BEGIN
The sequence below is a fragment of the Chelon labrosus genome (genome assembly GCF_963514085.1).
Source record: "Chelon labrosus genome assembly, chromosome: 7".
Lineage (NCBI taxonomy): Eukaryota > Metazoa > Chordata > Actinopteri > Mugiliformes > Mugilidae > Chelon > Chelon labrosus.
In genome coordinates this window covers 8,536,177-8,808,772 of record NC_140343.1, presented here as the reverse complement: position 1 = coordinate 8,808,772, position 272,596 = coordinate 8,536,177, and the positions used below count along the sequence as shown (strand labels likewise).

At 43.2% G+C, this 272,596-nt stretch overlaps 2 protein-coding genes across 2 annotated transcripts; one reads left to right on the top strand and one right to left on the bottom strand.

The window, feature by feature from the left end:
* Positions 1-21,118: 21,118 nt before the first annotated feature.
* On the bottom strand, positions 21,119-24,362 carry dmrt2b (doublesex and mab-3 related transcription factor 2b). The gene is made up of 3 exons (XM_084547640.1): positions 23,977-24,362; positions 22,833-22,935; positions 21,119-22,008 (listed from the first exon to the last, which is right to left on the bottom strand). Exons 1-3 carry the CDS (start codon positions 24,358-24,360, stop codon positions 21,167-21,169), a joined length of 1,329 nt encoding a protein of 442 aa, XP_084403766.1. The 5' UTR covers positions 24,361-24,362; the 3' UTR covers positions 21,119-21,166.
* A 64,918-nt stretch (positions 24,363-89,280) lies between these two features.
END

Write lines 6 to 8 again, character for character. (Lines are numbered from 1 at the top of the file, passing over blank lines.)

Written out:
The window, feature by feature from the left end:
* Positions 1-21,118: 21,118 nt before the first annotated feature.
* On the bottom strand, positions 21,119-24,362 carry dmrt2b (doublesex and mab-3 related transcription factor 2b). The gene is made up of 3 exons (XM_084547640.1): positions 23,977-24,362; positions 22,833-22,935; positions 21,119-22,008 (listed from the first exon to the last, which is right to left on the bottom strand). Exons 1-3 carry the CDS (start codon positions 24,358-24,360, stop codon positions 21,167-21,169), a joined length of 1,329 nt encoding a protein of 442 aa, XP_084403766.1. The 5' UTR covers positions 24,361-24,362; the 3' UTR covers positions 21,119-21,166.